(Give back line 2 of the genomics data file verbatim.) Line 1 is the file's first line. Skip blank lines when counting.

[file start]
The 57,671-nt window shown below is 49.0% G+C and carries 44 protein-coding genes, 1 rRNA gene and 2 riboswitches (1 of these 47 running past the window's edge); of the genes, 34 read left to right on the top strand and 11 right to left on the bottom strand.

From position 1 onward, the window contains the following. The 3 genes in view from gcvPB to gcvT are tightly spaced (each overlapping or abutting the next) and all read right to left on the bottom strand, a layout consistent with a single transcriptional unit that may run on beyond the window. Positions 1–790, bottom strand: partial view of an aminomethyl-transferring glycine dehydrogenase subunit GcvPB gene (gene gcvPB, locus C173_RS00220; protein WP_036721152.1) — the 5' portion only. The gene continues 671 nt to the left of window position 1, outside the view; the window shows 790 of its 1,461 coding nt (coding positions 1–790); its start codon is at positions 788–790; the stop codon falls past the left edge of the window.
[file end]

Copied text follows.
From position 1 onward, the window contains the following. The 3 genes in view from gcvPB to gcvT are tightly spaced (each overlapping or abutting the next) and all read right to left on the bottom strand, a layout consistent with a single transcriptional unit that may run on beyond the window. Positions 1–790, bottom strand: partial view of an aminomethyl-transferring glycine dehydrogenase subunit GcvPB gene (gene gcvPB, locus C173_RS00220; protein WP_036721152.1) — the 5' portion only. The gene continues 671 nt to the left of window position 1, outside the view; the window shows 790 of its 1,461 coding nt (coding positions 1–790); its start codon is at positions 788–790; the stop codon falls past the left edge of the window.